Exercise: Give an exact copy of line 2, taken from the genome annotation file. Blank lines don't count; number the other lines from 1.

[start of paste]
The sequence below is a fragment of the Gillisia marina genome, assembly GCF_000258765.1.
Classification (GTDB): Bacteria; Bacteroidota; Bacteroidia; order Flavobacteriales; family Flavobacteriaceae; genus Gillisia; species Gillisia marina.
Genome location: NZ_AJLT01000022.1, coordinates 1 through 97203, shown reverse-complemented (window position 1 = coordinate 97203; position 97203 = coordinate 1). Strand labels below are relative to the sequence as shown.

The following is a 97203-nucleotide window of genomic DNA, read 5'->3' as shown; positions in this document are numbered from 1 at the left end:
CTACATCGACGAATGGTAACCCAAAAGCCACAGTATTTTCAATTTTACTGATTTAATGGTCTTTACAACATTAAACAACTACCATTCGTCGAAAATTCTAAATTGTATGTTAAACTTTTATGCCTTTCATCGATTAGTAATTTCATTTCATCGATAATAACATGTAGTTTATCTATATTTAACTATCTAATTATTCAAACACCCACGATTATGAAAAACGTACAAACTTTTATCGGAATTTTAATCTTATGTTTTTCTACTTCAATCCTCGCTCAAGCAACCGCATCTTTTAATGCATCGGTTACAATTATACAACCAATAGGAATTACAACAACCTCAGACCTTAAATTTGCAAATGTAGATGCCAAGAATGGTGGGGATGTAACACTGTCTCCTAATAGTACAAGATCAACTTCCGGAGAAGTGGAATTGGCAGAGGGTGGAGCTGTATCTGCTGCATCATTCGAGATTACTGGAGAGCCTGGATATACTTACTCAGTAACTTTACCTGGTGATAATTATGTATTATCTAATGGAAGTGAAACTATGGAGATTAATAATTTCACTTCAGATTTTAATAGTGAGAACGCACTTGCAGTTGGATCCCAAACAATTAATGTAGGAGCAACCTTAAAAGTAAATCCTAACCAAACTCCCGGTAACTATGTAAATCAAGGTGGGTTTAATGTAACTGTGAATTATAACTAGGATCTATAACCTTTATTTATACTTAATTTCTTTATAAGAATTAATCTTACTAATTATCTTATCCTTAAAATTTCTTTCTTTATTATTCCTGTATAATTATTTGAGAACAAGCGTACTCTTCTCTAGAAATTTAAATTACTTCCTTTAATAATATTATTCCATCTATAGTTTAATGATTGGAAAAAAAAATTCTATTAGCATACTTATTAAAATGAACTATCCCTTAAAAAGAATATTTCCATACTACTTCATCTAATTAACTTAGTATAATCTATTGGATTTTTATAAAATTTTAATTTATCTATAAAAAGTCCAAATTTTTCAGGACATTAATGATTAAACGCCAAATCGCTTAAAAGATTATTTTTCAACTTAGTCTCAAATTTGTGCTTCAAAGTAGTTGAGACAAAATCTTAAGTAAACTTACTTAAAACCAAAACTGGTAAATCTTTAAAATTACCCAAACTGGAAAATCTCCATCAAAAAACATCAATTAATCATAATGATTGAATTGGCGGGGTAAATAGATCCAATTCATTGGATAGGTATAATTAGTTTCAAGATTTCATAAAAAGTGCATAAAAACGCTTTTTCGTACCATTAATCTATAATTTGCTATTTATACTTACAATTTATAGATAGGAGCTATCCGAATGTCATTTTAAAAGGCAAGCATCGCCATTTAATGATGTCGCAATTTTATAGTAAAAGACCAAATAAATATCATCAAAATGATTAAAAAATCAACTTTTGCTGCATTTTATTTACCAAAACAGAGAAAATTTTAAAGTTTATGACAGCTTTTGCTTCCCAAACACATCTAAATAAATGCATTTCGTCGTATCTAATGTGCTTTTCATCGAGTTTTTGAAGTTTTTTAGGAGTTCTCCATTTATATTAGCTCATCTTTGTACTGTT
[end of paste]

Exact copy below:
Classification (GTDB): Bacteria; Bacteroidota; Bacteroidia; order Flavobacteriales; family Flavobacteriaceae; genus Gillisia; species Gillisia marina.